“Vaccines are one of the great breakthroughs of the twentieth century,” he said in February, before the keynote address of the Academy of Medicine. “They have saved millions of lives and provided our children with a more secure future.”
On Monday, Mr. Spielvogel and other researchers will meet with a number of health ministers at the World Health Organization for the organization’s annual assembly in Geneva.
The challenge of protecting infants from deadly diseases was the impetus behind the creation of WHO’s Vaccine and Immunization Committee (VIC), made up of experts from the member states that establish immunization programs.
To protect children, WHO recommends immunization against 10,000 different diseases, from polio to diphtheria to measles. Some of these can be controlled with vaccines — by adding a dose of a measles vaccine, for example, a child can keep from contracting measles. Others, such as measles, are invariably fatal.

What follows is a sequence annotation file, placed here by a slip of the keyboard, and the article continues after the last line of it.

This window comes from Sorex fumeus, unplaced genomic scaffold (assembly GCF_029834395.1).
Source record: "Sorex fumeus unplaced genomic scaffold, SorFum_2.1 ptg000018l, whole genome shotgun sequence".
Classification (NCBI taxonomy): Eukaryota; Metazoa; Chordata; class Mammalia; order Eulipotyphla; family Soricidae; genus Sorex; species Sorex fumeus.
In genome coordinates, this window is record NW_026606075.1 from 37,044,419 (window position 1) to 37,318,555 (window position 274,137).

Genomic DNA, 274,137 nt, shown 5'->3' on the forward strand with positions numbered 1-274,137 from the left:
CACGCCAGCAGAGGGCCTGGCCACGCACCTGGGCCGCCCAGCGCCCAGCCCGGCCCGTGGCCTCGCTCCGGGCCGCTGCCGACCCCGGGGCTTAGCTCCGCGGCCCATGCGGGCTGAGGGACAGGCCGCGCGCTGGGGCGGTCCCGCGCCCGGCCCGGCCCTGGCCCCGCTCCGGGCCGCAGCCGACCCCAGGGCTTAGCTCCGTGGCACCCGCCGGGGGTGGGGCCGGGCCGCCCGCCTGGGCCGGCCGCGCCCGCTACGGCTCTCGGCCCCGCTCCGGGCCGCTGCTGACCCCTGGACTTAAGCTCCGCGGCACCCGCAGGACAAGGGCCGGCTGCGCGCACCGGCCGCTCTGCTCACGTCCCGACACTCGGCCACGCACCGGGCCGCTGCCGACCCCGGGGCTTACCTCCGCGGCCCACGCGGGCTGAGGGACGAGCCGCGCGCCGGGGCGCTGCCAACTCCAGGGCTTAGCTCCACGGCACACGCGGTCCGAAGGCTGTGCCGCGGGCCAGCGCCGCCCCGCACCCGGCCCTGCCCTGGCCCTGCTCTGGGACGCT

That daunting task has required years of work and millions of dollars to successfully curtail, as it did in the case of measles in Europe. And it can have unforeseen consequences, as the health authorities in southeast Asia discovered in 2004, when a new type of chicken pox seemed to sprout up after a years-long absence. In India, however, one large outbreak of meningitis has already been contained.
WHO has also faced criticism for not moving quickly enough on some diseases, such as a high percentage of deaths in some African nations from measles, and certain vaccines in some regions of the world have turned out to be ineffective or cause allergic reactions.